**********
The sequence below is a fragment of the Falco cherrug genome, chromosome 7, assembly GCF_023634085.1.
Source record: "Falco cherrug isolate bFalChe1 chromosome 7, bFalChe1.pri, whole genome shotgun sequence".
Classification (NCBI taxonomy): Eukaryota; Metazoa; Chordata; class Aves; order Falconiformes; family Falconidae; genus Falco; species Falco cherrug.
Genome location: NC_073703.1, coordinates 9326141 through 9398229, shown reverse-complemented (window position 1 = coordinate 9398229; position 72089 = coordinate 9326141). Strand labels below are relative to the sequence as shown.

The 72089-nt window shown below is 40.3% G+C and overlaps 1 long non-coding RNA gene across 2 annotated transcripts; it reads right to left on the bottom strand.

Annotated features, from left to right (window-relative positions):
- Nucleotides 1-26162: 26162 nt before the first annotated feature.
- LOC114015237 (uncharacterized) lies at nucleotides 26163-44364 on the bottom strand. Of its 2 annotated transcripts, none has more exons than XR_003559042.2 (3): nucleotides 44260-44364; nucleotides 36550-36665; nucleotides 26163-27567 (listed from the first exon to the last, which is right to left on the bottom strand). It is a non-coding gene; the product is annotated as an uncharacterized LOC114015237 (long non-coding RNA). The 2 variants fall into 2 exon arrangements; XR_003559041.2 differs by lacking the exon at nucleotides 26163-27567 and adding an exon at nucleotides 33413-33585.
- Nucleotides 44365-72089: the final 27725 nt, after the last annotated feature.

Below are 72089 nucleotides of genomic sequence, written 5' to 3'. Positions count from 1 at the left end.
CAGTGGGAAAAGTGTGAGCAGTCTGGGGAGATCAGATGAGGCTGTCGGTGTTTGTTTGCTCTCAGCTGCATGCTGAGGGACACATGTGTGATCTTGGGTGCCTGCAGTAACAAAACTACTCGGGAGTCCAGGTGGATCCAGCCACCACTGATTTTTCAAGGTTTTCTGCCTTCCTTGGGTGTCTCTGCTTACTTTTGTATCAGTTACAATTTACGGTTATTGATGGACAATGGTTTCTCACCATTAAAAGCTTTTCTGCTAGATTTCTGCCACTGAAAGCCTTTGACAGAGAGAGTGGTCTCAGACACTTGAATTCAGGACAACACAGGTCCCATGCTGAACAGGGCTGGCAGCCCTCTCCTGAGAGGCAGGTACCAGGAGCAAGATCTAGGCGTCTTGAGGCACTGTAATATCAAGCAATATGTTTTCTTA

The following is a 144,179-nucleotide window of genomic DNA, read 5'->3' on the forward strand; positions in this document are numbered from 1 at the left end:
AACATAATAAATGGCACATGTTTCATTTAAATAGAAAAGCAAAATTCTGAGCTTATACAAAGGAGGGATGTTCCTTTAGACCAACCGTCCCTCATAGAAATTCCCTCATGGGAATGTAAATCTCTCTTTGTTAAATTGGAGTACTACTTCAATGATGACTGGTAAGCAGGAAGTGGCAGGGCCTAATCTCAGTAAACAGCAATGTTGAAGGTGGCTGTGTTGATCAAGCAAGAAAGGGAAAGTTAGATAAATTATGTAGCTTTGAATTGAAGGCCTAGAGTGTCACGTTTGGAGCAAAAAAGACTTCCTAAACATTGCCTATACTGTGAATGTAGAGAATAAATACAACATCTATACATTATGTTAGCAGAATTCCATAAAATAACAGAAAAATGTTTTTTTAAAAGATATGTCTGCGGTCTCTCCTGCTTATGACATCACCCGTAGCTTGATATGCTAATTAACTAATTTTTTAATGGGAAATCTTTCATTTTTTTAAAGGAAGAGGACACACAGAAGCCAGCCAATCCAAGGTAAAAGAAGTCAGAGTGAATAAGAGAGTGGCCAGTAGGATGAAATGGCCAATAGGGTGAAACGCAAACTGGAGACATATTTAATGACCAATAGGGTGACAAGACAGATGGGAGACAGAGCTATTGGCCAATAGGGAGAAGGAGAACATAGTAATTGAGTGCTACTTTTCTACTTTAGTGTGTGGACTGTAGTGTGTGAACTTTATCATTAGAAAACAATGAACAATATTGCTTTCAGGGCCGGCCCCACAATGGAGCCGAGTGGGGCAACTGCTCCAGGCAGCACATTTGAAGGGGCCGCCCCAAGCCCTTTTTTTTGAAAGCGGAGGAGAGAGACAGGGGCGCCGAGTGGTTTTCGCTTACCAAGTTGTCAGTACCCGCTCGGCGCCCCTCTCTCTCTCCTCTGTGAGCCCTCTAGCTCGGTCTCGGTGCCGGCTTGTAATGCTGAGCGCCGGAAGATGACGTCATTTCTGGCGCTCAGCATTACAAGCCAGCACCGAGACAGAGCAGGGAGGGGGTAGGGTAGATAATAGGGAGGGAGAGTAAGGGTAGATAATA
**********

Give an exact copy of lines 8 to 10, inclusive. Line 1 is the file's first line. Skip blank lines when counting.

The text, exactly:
- LOC114015237 (uncharacterized) lies at nucleotides 26163-44364 on the bottom strand. Of its 2 annotated transcripts, none has more exons than XR_003559042.2 (3): nucleotides 44260-44364; nucleotides 36550-36665; nucleotides 26163-27567 (listed from the first exon to the last, which is right to left on the bottom strand). It is a non-coding gene; the product is annotated as an uncharacterized LOC114015237 (long non-coding RNA). The 2 variants fall into 2 exon arrangements; XR_003559041.2 differs by lacking the exon at nucleotides 26163-27567 and adding an exon at nucleotides 33413-33585.
- Nucleotides 44365-72089: the final 27725 nt, after the last annotated feature.

Below are 72089 nucleotides of genomic sequence, written 5' to 3'. Positions count from 1 at the left end.